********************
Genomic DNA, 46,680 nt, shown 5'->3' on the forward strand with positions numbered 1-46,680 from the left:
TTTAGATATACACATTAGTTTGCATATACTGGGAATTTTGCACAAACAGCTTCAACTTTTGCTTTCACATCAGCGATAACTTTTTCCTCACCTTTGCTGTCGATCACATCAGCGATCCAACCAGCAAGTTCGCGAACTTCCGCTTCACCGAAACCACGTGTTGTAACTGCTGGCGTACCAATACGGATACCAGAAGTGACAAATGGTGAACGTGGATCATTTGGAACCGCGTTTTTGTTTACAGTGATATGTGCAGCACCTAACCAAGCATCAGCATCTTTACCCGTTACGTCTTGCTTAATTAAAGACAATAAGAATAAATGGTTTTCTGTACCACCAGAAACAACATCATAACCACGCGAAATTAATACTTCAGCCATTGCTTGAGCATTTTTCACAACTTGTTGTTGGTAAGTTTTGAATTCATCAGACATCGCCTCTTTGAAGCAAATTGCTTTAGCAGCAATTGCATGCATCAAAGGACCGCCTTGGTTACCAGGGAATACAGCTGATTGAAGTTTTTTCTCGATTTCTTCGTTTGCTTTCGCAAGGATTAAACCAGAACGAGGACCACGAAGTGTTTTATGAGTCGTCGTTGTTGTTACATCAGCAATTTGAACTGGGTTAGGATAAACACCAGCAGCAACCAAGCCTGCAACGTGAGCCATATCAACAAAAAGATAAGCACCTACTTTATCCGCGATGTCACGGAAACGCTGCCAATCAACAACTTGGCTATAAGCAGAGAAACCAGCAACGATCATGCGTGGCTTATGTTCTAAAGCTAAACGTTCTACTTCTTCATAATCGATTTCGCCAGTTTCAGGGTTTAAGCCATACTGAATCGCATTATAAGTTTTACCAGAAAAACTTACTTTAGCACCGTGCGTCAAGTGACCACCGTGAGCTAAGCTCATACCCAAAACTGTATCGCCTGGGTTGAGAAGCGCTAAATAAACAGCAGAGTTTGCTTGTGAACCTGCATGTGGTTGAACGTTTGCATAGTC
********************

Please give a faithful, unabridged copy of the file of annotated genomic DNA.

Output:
Genomic DNA, 46,680 nt, shown 5'->3' on the forward strand with positions numbered 1-46,680 from the left:
TTTAGATATACACATTAGTTTGCATATACTGGGAATTTTGCACAAACAGCTTCAACTTTTGCTTTCACATCAGCGATAACTTTTTCCTCACCTTTGCTGTCGATCACATCAGCGATCCAACCAGCAAGTTCGCGAACTTCCGCTTCACCGAAACCACGTGTTGTAACTGCTGGCGTACCAATACGGATACCAGAAGTGACAAATGGTGAACGTGGATCATTTGGAACCGCGTTTTTGTTTACAGTGATATGTGCAGCACCTAACCAAGCATCAGCATCTTTACCCGTTACGTCTTGCTTAATTAAAGACAATAAGAATAAATGGTTTTCTGTACCACCAGAAACAACATCATAACCACGCGAAATTAATACTTCAGCCATTGCTTGAGCATTTTTCACAACTTGTTGTTGGTAAGTTTTGAATTCATCAGACATCGCCTCTTTGAAGCAAATTGCTTTAGCAGCAATTGCATGCATCAAAGGACCGCCTTGGTTACCAGGGAATACAGCTGATTGAAGTTTTTTCTCGATTTCTTCGTTTGCTTTCGCAAGGATTAAACCAGAACGAGGACCACGAAGTGTTTTATGAGTCGTCGTTGTTGTTACATCAGCAATTTGAACTGGGTTAGGATAAACACCAGCAGCAACCAAGCCTGCAACGTGAGCCATATCAACAAAAAGATAAGCACCTACTTTATCCGCGATGTCACGGAAACGCTGCCAATCAACAACTTGGCTATAAGCAGAGAAACCAGCAACGATCATGCGTGGCTTATGTTCTAAAGCTAAACGTTCTACTTCTTCATAATCGATTTCGCCAGTTTCAGGGTTTAAGCCATACTGAATCGCATTATAAGTTTTACCAGAAAAACTTACTTTAGCACCGTGCGTCAAGTGACCACCGTGAGCTAAGCTCATACCCAAAACTGTATCGCCTGGGTTGAGAAGCGCTAAATAAACAGCAGAGTTTGCTTGTGAACCTGCATGTGGTTGAACGTTTGCATAGTC